TAXI-L Gallery of Cab History

Cabs and Omnibuses at the C.P.R. Station, 1910.

(Winnipeg, Manitoba - 10)

The Countess of Dufferin was the first locomotive to operate in Manitoba. She arrived by barge in 1877 to work on the Canadian Pacific Railway's Pembina Branch, which was to link Winnipeg with U.S. rail lines south of the border.

After ending her career in British Columbia, the Countess was returned to Winnipeg in 1910 and laid to rest in a park across Higgins Avenue from the C.P.R. Station. This photo commemorates the event.

To us, however, the background of the picture is at least as interesting as the Countess herself. Among other things it reveals that even as late as 1910 the cab business still ran on horse power.

The photo shows a total of nine horse-drawn omnibuses but only two cabs, not counting an open Victoria parked opposite the station entrance (to the left of the Countess's smokestack).

This suggests that the rail passenger business was largely monopolized by the omnibuses, and it may well be that the C.P.R. station was a closed concession. If so, the concession holder was possibly the Manitoba Cartage and Warehousing Company, which licensed 10 omnibuses in 1905-1906 (the last year for which we have detailed license information).

In the close-up below, one cab (3) and one omnibus (2) are parked at the foot of the ramp leading up to the main entrance of the station. Barring their way is (1) an official-looking gentleman in an overcoat. Evidently he is a "starter" who is waiting for a signal from a doorman before allowing one or the other vehicle to proceed.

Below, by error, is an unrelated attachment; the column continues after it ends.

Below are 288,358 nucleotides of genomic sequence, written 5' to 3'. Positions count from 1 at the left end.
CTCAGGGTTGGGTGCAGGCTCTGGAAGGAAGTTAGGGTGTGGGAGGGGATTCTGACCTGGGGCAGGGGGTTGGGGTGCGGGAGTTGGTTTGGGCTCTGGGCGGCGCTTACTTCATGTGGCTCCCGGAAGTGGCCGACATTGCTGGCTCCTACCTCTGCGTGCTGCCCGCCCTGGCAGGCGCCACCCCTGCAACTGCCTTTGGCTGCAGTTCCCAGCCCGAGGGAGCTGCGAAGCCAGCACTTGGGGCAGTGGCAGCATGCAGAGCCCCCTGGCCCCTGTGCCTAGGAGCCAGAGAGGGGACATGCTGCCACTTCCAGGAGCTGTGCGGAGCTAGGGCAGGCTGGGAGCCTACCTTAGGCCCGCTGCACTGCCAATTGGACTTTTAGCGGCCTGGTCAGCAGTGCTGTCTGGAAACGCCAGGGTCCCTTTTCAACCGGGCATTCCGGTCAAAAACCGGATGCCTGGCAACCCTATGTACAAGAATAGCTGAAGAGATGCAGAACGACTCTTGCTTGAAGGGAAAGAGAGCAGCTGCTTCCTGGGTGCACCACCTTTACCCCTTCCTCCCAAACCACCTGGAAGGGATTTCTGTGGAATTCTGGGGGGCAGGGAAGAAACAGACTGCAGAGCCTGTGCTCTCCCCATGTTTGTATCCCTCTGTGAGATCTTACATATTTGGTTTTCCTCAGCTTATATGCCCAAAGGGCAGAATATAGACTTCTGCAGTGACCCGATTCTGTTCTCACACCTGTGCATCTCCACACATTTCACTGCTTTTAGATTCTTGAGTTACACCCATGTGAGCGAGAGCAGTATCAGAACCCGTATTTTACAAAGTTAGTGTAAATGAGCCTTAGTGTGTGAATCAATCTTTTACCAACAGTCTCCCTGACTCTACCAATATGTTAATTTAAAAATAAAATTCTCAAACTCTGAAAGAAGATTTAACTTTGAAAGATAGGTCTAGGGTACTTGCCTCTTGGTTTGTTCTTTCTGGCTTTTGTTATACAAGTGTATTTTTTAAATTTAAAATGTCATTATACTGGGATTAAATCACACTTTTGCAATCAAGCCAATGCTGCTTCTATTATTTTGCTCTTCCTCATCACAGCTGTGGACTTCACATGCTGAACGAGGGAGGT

Seven omnibuses are parked in a lot adjacent to the ramp. Some of them have their backs to the station, perhaps to make it easier for them to swing around into position at the foot of the ramp.

An omnibus and what appears to be a one-horse cab are parked on Higgins Avenue (below). They may represent overflow from the parking area on railway property, or they may represent independent operators who were excluded from the concession and forced to park on a street stand.

A public cab stand had been located adjacent to the C.P.R. station since the 1880's. However, in 1890 a bylaw (no. 1593) was passed to allow drays to occupy any vacant positions on the stand, suggesting that it was not heavily used by cabs. This may be further evidence of a closed concession on railway property, which would have severely limited any business reaching the street stand and discouraged its use by cabbies.

Picture source: Provincial Archives of Manitoba, Foote Collection, 1023.

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Revised February 13, 1998